"Now it is time for our leaders to listen. Time to listen to some of the amazing people in this industry that actually have the slightest clue of the UK events scene and the importance of it to our culture. We made our greatest friends on the dancefloor, and we would like our children to be able to as well".

"In summary, we call on you, the UK government to get a grip. A funding process should be fair. There should be clear guidance across all authorities and agencies regarding who can apply for what support and why. Define culture, define hospitality, define retail. Alongside this, there needs to be a clear roadmap out of the pandemic, and a conversation around what the future might hold for the fantastic music and cultural sector this country has been proud of for so long".


Channel 4 strongly defends Leaving Neverland director in legal wrangling with Michael Jackson estate
Channel 4 has criticised two companies operated by the Michael Jackson estate while strongly defending Dan Reed, the director behind the controversial 'Leaving Neverland' documentary.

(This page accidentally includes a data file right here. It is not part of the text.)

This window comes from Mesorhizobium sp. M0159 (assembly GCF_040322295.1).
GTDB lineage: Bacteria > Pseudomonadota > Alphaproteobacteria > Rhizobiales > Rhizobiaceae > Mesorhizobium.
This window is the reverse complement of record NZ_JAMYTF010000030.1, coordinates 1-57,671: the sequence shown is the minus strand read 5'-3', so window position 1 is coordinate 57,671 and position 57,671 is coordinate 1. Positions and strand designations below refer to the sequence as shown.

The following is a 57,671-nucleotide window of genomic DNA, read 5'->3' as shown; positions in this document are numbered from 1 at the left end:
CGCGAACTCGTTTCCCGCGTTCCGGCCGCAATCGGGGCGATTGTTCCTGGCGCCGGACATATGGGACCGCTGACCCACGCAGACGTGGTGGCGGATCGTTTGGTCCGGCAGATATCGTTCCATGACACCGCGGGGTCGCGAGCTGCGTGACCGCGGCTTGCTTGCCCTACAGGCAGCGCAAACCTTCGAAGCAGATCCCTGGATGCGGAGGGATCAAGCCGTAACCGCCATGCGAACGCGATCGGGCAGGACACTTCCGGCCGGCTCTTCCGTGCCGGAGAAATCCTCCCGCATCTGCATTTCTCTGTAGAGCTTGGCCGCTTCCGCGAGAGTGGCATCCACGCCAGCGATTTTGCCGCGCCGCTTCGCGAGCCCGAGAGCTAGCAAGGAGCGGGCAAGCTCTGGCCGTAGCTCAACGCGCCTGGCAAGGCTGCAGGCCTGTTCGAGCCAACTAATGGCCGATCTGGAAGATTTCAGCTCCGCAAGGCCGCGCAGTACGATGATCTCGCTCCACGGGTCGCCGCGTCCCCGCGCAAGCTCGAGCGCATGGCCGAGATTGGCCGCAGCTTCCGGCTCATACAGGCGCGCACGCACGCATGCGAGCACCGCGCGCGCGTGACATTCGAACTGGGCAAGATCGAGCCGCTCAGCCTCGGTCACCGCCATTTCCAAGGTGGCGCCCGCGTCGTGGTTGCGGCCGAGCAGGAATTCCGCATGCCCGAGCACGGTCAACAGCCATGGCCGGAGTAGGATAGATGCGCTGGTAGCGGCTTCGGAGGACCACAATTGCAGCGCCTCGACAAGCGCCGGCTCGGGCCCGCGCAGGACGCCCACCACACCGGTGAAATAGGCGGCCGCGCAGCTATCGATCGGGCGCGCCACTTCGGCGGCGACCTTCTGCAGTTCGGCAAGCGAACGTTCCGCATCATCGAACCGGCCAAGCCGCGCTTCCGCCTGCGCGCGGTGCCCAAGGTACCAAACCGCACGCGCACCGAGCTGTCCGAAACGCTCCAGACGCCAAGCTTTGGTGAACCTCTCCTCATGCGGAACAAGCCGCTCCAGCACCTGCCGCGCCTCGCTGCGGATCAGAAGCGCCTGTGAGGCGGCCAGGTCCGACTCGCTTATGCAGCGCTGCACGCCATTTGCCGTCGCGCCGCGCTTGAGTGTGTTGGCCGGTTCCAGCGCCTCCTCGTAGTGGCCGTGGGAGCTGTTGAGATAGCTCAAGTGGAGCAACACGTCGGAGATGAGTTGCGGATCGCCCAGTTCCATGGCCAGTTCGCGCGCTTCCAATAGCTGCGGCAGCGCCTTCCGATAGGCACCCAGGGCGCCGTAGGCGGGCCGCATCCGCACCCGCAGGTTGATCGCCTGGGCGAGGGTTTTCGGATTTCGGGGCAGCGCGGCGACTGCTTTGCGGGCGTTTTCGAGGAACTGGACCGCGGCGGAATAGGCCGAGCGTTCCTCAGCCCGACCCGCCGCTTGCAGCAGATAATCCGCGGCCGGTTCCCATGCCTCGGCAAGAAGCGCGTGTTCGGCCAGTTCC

Broadcast last year, the film put the spotlight on abuse allegations made against the late king of pop by Wade Robson and James Safechuck. Reed is currently working on a follow-up to 'Leaving Neverland', examining the ongoing legal battles between Robson and Safechuck on the one side and the Jackson companies MJJ Productions and MJJ Ventures on the other.

Legal action by both Robson and Safechuck was able to resume last year after a change to the law in California. Under the previous rules, both men had left it too late to pursue legal action in relation to alleged past child abuse. But changes to the statute of limitations under Californian law meant those lawsuits could be relaunched.

Safechuck's case has now been dismissed, however, on the basis MJJ Productions and MJJ Ventures did not directly owe him any duty of care in relation to the time he spent with Jackson as a child. Although he has already vowed to appeal, while Robson's case is expected to reach court next year.